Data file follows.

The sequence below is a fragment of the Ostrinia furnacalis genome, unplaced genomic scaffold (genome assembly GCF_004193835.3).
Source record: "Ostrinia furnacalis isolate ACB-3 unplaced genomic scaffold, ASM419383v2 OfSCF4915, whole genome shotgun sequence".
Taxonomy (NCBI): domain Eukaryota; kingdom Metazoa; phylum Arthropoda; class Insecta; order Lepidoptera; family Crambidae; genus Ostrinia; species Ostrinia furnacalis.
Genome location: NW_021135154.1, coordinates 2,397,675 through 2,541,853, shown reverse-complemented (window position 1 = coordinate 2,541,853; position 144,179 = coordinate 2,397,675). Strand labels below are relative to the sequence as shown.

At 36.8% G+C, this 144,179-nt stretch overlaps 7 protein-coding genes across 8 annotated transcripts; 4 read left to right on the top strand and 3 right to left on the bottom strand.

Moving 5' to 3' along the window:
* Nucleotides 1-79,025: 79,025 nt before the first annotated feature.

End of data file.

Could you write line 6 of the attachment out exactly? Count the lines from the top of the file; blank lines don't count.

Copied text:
Moving 5' to 3' along the window: